depression is a combination of the symptoms listed above and
the interference of these symptoms with the individual's ability
to work, study, eat, sleep, and generally, just live an enjoyable
and fully functioning life. A disabling episode of depression
may occur only once but usually occurs several times in a lifetime.
involves long-term, chronic symptoms that don't disappear and
keep one from functioning well or feeling good. Many people
with dysthymia also experience major depressive episodes at
some time in their lives.
disorder is also called manic-depressive illness. It is not
nearly as prevalent as other forms of depressive disorders.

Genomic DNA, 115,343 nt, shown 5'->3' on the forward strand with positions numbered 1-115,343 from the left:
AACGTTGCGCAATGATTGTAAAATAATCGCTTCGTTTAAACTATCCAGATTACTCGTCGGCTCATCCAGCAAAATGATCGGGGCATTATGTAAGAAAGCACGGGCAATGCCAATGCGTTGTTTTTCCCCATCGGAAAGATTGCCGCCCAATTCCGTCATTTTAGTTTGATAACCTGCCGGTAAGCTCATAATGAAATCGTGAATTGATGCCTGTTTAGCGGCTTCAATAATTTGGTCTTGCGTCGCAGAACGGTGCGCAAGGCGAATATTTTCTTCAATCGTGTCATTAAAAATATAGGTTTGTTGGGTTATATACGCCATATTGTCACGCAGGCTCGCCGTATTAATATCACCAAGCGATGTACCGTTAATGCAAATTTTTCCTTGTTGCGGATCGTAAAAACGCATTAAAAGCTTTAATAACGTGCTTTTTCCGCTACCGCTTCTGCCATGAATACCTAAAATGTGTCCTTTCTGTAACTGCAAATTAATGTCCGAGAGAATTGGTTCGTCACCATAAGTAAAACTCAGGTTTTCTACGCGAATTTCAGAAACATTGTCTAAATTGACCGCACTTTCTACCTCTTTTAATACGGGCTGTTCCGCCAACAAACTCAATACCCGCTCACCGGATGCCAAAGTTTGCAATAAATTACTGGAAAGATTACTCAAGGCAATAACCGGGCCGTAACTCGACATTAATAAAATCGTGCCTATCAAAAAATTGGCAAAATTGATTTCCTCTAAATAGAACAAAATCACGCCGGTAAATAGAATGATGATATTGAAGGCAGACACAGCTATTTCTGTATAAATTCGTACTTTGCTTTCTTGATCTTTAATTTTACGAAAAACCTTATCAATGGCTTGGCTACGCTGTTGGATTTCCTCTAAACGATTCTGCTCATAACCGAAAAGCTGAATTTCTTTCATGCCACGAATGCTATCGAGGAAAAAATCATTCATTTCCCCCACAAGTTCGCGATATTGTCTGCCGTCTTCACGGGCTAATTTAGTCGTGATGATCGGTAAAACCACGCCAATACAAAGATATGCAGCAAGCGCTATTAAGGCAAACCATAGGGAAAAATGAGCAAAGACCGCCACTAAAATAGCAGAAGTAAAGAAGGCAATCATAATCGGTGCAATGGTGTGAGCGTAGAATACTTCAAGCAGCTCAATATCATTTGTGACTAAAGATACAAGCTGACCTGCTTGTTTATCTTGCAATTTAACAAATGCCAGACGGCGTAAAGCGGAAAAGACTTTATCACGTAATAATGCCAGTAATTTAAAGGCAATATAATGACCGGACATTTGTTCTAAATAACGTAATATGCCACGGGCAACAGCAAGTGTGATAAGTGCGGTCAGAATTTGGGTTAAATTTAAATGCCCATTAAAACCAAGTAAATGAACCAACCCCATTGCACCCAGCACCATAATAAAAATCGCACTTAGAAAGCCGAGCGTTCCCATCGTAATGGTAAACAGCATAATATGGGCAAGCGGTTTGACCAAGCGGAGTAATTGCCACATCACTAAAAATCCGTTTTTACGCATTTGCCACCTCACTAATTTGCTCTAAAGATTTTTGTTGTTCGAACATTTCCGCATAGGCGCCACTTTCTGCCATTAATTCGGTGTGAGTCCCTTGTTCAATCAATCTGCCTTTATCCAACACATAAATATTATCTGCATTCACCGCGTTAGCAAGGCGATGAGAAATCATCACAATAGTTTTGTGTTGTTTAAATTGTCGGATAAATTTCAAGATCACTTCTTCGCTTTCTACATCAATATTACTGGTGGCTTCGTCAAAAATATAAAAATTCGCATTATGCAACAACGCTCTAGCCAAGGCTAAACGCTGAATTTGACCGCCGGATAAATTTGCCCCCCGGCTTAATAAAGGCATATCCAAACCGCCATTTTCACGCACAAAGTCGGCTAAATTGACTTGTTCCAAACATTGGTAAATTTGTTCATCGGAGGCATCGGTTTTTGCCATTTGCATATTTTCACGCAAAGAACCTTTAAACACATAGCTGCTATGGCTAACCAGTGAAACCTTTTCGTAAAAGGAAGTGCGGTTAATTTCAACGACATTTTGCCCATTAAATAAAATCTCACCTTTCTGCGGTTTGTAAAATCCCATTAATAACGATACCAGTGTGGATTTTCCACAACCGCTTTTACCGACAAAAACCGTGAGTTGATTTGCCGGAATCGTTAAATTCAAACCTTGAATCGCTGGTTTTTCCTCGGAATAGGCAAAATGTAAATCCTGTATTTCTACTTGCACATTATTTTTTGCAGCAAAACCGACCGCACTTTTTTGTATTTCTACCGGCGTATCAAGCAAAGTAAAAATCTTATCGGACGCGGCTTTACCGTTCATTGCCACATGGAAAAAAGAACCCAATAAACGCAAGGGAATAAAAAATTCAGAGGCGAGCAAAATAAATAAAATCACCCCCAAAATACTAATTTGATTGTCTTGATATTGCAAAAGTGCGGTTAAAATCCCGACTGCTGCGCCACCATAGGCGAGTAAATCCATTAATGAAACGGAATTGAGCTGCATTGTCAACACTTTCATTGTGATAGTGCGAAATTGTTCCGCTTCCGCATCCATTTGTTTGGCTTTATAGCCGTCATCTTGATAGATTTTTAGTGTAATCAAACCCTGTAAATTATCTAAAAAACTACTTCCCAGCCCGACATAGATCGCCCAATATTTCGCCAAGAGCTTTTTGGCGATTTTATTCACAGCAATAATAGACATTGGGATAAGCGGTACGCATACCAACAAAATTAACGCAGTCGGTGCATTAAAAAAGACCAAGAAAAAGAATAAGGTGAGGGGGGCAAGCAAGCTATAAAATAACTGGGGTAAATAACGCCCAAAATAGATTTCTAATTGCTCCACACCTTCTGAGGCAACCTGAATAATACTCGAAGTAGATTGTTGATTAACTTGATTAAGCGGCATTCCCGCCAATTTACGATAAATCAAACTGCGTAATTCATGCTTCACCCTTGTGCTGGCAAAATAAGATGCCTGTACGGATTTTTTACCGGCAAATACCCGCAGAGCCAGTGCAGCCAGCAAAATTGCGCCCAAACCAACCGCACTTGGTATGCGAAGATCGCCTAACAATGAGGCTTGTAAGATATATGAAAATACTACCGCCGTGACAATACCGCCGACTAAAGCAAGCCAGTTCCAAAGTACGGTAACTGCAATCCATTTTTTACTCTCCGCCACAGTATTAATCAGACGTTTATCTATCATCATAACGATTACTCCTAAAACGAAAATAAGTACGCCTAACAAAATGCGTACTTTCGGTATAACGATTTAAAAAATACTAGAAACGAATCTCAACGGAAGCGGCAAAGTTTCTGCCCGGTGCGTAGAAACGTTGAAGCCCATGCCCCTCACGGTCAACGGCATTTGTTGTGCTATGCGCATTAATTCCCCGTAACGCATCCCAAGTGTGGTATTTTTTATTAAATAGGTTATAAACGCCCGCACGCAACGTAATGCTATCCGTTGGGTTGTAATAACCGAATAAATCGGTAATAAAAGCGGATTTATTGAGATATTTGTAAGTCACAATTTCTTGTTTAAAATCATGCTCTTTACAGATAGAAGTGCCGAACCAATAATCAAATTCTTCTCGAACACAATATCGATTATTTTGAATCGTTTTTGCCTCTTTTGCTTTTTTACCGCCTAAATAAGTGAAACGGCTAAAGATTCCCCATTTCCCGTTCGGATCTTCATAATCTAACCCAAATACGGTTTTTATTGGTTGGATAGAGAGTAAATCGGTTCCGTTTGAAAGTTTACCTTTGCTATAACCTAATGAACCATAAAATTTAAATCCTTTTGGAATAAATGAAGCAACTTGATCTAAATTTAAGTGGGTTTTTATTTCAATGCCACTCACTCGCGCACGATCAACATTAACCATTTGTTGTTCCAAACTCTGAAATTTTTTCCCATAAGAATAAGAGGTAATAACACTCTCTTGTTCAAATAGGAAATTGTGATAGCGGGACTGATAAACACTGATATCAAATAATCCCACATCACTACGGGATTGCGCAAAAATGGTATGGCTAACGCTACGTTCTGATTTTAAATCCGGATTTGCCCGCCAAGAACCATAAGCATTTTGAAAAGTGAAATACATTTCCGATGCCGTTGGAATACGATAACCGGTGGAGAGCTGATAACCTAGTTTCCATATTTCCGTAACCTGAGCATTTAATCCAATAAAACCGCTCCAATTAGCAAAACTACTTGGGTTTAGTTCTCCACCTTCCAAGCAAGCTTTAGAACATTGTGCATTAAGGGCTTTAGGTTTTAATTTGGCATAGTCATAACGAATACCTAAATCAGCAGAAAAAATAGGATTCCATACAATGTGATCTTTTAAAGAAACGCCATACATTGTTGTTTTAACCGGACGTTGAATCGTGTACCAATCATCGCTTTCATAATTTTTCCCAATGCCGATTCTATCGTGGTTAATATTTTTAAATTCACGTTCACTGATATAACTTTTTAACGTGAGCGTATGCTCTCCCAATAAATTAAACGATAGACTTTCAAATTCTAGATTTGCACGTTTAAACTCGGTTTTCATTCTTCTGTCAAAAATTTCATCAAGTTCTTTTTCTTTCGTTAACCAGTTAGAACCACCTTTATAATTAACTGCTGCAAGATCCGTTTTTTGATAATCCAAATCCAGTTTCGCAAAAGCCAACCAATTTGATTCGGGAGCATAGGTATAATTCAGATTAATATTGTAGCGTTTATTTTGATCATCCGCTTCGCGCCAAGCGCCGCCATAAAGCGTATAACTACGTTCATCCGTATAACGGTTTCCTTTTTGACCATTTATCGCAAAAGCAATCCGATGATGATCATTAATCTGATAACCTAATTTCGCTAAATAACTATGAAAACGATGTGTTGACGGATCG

Bipolar disorder is characterized by swift mood changes which
range from mania or severe highs and depression or lows. Most
of the time the mood changes are gradual, but sometimes they
are dramatic and rapid. When in the depressive phase, the individual
can have all of the symptoms of depression. The manic cycle,
usually means the individual is overactive, talks a great deal,
and has a lot of energy. Mania often affects thinking, judgment,
and social behavior in ways that cause serious problems and
embarrassment. While in a manic phase the individual may feel
elated, full of grand schemes that might range from unwise business
decisions to romantic sprees. If mania is left untreated it
may worsen to a psychotic state.
is a little known fact that what time of the year it is can
affect whether or not an individual falls into a depressive
state or not. Seasonal depression usually hits in the fall/winter
time and is diagnosed if the individual has recurrent episodes,
at least two times where they fall into depression and come
out of it at the same time.